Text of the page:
Living Gluten-Free Casein-Free: The Case Against the Staples of the Standard American Diet

Lolita Hanks, RN, BSN, MS, FNP-C

When I was growing up, food allergies were rare. Some people could not have shellfish, but it was unheard of to have a life threatening reaction to peanuts. Today nut free schools are commonplace, thousands of gluten-free products are showing up in local Wal-Marts, and everyone knows someone who is avoiding sugar, dairy, soy or some other food that is common in the Standard American Diet (SAD).

Gluten is the protein found in wheat, rye, barley, triticale, spelt, and/or cross contaminated in oats. Casein is the protein found in all animal dairy products. Casein is also found in many processed foods.

Celiac disease is a digestive disorder that causes the body to attack the small intestines when wheat/rye/barley and/or spelt products are consumed. These grains contain the gluten protein. The journal Gastroenterology noted in 2005, “Celiac Disease is one of the most common lifelong disorders worldwide.” Symptoms vary widely and can include: fatigue, mood disorders, diarrhea/constipation, poor growth (in children), hair loss, neurological problems (seizures, impaired concentration and/or memory), anemia, mouth ulcers, abdominal pain, bloating, infertility, anxiety, depression, bone pain, weakness, liver disorders and/or malnutrition issues such as osteoporosis. Many who suffer from autoimmune disorders have gluten intolerance without intestinal symptoms. I gave up gluten, then reintroduced it a few weeks later. Within hours it felt like I had been hit by a truck.

At the age of 11, I became tired and very pale. I was diagnosed with mononucleosis and severe anemia (a shortage of red blood cells), which almost required a blood transfusion. Diagnosis: none. Treatment: take 6 iron tablets daily. After this episode I had chronic strep infections almost every two weeks for the next 7 years until I had my tonsils removed at age 18. I had almost constant antibiotic use during this time. In my 20’s I discovered a goiter, had symptoms of low thyroid function (hypothyroid) and was diagnosed with Hashimoto’s Disease, which is the leading cause of hypothyroidism in America. It is considered an autoimmune thyroid disease which eventually results in malfunction of the thyroid (which regulates metabolism, body temperature, and generally making the whole body run the way it should). Then I started down a road of chronic fatigue, depression and a constant state of feeling unwell. I have also had eczema every since I can remember, suffered from a terrible premenstrual syndrome and started to have very heavy, painful periods.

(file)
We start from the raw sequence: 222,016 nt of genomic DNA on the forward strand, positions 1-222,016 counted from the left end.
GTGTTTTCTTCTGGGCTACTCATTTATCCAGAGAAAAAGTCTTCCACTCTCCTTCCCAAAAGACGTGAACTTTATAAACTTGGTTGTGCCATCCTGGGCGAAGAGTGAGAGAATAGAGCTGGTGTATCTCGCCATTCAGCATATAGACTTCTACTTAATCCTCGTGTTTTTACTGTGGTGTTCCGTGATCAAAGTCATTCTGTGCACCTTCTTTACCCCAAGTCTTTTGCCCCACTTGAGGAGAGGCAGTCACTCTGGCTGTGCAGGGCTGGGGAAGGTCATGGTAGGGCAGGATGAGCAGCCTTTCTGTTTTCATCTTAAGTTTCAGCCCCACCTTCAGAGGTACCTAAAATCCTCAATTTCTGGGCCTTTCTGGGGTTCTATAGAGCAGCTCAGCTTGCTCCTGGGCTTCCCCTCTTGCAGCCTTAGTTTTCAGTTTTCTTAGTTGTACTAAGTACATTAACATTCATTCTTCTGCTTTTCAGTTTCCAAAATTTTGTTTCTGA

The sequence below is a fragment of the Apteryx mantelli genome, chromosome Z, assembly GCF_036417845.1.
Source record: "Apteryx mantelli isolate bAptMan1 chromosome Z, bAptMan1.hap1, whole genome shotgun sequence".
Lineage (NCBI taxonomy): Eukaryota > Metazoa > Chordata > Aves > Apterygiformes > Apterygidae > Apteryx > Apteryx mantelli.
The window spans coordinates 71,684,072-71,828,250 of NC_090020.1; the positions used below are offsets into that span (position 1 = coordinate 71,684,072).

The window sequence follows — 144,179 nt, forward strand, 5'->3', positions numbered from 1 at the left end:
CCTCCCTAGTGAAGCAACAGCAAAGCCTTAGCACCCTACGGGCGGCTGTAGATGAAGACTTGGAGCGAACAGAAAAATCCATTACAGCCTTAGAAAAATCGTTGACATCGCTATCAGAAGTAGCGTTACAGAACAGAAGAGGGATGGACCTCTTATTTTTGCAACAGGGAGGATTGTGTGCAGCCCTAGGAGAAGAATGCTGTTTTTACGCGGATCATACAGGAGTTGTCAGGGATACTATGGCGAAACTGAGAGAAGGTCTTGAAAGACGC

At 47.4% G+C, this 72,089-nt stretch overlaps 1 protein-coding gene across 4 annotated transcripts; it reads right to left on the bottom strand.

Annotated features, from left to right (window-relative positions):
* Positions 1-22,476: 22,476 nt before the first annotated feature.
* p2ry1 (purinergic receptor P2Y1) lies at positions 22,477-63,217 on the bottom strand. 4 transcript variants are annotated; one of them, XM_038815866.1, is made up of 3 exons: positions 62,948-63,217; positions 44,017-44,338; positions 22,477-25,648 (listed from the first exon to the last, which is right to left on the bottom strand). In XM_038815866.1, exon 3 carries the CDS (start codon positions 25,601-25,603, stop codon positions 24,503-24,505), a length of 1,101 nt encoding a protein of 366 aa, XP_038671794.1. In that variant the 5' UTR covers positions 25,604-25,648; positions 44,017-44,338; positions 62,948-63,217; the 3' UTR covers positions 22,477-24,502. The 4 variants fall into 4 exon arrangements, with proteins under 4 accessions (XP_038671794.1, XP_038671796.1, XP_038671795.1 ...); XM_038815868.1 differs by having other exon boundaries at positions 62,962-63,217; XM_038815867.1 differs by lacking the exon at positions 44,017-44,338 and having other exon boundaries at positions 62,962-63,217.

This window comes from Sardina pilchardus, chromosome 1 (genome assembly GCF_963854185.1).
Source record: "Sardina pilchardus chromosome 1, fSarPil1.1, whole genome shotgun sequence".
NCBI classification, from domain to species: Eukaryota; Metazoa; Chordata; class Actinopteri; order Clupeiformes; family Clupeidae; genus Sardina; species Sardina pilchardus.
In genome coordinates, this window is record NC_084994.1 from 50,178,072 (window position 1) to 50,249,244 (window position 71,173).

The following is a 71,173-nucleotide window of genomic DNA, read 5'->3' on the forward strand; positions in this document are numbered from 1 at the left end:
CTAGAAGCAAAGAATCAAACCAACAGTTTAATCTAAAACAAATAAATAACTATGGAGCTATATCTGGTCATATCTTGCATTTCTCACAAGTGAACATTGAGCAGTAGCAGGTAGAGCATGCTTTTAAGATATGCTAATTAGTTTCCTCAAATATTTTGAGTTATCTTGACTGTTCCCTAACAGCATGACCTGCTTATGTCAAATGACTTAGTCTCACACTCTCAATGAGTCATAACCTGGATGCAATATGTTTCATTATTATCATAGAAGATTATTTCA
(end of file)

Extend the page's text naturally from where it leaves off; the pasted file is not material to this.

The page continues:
Finally, 4 years ago, I saw a Denver gynecologist who is an integrative doctor utilizing alternative and conventional therapies with a focus on health. For those who don’t know (men), women often use gynecologists as their primary care physician. I told her about my mood issues, female troubles, poor thyroid and constant fatigue. She did a test for anti-gliandin antibodies (antibodies which indicate gluten intolerance) and they were sky-high.

I finally had a diagnosis! Over the course of 20 years, I had seen too many doctors to count. This is common for those who are suffering from a gluten and/or dairy intolerance. Multiple trips to different doctors, lots of testing, no results, no diagnosis and no help. The median time for diagnosis is estimated at between 8-11 years with a patient seeing at least five different physicians. Finally, I had an answer and some relief from many of my symptoms, mainly the fatigue and depression.

I tell my story because it is the story of many Americans. Millions of Americans suffer from autoimmune diseases, depression, fatigue, neurological problems, mood disorders, poor digestion and/or irritable bowel syndrome (what a diagnosis! – those who have it already know their bowels are irritable). The underlying problem is a food intolerance (or multiple food intolerances) leading to malabsorption of nutrients needed for cellular repair and maintenance. At age 11, my anemia was a symptom of the food intolerance. Because gluten intolerance is insidious in the ways it shows up, it is difficult to find unless you know what to look for. Since it is not confined to the gut, testing for it can lead to false positives and false negatives.